TRAVEL: The drought in Amboseli persists
What you need to know:
- Giraffes appear, towering over the stunted scrub. By lunch time we’re checking into Kibo Safari Camp by Kimana gate on the edge of the park.
- It’s tents under makuti with beautiful mature tortilis trees and savannah grasses in the amazing Amboseli landscape.
A dry lake bed catches our eye near Iremeto Gate into Amboseli National Park, off Emali Road. On a whim, we decide to take a walk over the small hill to the dry pan that looks similar to the dry Lake Amboseli inside the park in the shadow of Kilimanjaro.
The parched earth is littered with stones of many kinds; volcanic tuff and obsidian glisten under the intense morning blue sky. There’s hardly a tree in leaf save for hardy ones like the thorny wait-a-bit acacia, elephant toothpicks (Sansevieria) and the commiphora. We startle a clutch of Helmeted guinea fowl, and they scamper through the scrub. We see a mound of dry elephant dropping as we clamber down the hill. It’s hard to imagine elephants so close to the main road.
We continue down the path. There’s more elephant dung along it. It’s dry though; this means the elephants traversed the route many months ago. They use this path to cross into the Chyulu Hills that stretch across the skyline and further beyond into Tsavo. The elephants use the swamps of Amboseli as a dry-season refuge when the larger Amboseli ecosystem is dry.
PARCHED, ANCIENT LAKE
This parched, ancient lake bed means that the drought is intense; the park over yonder must be full of elephants right now.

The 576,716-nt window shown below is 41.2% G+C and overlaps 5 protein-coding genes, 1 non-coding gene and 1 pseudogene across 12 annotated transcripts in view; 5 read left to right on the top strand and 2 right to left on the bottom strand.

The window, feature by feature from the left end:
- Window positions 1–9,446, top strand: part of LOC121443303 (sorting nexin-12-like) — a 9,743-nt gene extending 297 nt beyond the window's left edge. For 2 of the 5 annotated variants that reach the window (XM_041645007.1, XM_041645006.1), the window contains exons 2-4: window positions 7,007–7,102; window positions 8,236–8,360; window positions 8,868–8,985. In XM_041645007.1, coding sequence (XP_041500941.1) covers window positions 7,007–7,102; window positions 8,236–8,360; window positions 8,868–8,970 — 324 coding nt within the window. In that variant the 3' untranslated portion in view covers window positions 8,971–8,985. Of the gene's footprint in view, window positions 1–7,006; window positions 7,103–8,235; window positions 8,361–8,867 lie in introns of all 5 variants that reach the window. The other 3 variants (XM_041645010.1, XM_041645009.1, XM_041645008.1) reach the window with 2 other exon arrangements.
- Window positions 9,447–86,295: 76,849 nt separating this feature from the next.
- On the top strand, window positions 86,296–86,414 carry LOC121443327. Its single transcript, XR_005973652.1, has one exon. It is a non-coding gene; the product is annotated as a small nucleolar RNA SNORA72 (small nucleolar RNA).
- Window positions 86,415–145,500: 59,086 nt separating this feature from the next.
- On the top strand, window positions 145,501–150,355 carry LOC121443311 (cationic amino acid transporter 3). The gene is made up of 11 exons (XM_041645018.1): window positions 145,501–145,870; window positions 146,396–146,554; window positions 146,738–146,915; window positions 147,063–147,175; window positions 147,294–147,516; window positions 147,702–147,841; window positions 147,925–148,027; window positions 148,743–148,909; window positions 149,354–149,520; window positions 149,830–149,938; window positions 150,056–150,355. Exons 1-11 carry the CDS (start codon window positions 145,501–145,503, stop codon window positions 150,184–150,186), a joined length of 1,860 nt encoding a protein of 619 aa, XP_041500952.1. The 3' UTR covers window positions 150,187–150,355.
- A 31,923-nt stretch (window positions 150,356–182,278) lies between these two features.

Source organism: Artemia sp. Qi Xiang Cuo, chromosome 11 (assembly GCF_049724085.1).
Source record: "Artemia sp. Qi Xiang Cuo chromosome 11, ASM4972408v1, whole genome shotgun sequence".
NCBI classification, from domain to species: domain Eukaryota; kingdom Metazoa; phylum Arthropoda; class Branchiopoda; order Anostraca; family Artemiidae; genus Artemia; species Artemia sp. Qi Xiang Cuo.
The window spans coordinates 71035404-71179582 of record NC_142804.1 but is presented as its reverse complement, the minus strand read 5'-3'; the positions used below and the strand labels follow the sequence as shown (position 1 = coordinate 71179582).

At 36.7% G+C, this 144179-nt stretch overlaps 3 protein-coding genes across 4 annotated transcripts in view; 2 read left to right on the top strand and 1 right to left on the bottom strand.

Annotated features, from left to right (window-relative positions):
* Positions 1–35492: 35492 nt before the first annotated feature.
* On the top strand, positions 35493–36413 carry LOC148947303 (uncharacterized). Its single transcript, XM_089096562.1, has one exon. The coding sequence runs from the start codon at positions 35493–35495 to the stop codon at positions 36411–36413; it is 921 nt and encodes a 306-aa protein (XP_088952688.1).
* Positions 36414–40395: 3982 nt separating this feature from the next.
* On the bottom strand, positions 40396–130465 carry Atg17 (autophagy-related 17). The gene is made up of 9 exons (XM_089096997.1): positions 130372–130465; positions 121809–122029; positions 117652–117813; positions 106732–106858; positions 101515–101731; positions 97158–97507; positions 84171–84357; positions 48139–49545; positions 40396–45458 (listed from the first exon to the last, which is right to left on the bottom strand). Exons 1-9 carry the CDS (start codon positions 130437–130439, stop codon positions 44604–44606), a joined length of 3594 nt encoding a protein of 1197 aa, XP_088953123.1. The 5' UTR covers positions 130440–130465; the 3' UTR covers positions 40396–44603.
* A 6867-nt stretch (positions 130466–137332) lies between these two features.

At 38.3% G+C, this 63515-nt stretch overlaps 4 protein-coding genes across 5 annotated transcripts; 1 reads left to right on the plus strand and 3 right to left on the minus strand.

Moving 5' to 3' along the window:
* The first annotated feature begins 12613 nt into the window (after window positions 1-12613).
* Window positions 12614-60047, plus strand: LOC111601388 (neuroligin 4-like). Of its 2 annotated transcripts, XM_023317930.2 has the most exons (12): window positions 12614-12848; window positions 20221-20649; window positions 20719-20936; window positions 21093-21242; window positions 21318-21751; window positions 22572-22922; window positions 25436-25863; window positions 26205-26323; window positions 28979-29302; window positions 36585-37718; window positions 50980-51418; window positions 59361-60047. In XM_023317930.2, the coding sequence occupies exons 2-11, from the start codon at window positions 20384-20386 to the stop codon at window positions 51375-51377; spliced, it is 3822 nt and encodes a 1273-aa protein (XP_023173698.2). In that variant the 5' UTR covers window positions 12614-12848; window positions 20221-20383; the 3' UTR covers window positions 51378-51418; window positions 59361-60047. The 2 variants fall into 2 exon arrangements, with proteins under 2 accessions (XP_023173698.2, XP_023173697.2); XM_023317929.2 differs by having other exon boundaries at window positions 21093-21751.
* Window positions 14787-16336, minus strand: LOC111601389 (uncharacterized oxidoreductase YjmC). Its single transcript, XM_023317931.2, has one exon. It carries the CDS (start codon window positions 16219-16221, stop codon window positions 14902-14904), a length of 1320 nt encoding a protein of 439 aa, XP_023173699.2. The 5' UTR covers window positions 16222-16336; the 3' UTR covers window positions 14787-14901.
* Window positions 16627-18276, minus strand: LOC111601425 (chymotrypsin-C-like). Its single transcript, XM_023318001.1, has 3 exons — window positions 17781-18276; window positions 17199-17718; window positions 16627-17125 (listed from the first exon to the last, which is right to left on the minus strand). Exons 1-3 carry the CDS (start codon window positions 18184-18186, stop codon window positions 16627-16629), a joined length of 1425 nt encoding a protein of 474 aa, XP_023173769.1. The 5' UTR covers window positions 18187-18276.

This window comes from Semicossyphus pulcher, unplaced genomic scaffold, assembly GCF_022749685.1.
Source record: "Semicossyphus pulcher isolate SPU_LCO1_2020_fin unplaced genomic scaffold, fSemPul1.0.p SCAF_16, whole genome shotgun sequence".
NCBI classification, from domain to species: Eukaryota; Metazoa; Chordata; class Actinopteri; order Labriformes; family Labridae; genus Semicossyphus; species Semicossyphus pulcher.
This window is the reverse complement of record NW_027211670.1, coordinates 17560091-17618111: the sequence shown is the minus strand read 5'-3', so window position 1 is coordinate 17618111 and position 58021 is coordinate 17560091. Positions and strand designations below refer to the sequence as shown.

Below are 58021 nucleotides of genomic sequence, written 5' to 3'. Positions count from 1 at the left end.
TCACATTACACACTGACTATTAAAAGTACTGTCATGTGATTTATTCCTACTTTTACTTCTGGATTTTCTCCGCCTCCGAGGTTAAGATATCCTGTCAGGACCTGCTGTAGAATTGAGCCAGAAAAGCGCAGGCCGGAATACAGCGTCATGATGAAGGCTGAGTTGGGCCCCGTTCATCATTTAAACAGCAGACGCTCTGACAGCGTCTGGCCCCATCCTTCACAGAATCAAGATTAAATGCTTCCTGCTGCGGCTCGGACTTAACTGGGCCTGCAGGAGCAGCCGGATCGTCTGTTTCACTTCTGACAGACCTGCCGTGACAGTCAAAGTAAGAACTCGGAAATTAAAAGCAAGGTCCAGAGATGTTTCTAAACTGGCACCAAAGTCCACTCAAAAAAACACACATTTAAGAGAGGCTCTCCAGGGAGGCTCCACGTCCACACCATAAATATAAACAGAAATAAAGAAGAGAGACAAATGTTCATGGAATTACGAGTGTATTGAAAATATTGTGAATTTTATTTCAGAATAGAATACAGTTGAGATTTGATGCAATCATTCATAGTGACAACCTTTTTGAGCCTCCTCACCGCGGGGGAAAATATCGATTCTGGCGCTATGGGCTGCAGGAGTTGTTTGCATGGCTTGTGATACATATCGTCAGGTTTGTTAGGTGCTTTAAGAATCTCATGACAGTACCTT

The pan is devoid of any vegetation – just like the dry lake bed inside the park. Bells tinkle and a herd of Maasai sheep and goats materialise from the plains, browsing on the remaining stalks of dry grass and bush, staying on the edge of the salt pan. In the intense heat, dust-devils rise and swirl, wavering on the plains like animated dancers. In the distance the hot air shimmers and mirages appear. And on the plains filled with thorns and dry scrub, we return to the car that now has a flat tyre.
With no shade, it’s hot work changing a flat but soon we’re on our way to the iconic park that’s famed for its elephants. It’s an interesting drive. A herd of gerenuk browse on the dry scrub by the side of the road, standing on their hind legs. This beautiful antelope with a long, giraffe-like neck is called swala twiga in Kiswahili (giraffe-necked antelope). It is the only antelope that browses standing on its hind legs to reach higher scrub.
Giraffes appear, towering over the stunted scrub. By lunch time we’re checking into Kibo Safari Camp by Kimana gate on the edge of the park. It’s tents under makuti with beautiful mature tortilis trees and savannah grasses in the amazing Amboseli landscape. Stepping out of the tented abode in the morn, Kilimanjaro’s Kibo dome in its entirety and the jagged jaw of the eroded Mawenzi are visible in the horizon.
We drive into the park. It’s dry. There has been no rain since February and now it’s late October. White ghostly dust-devils swirl upwards and the only green on the dust-swept plains are the few tortilis trees in leaf. It’s hard to imagine that in 2012, the same plains were lush green, filled with wild flowers in bloom and herds of elephants happily browsing away.
We follow the swamps and their green glades that break the monotone gold of the dry grasses. They are the proverbial garden of Eden with herds of zebra, white-bearded wildebeest, giraffes, buffalo and elephants. A line of wildebeest cross the water-filled glade and in the setting sun we watch the elephants. Two tuskers – a huge male and a youngster – battle it out, clashing their tusks, flapping their ears and raising their trunks. And then on the side, a tiny baby adds comic relief, running around without a care in the world.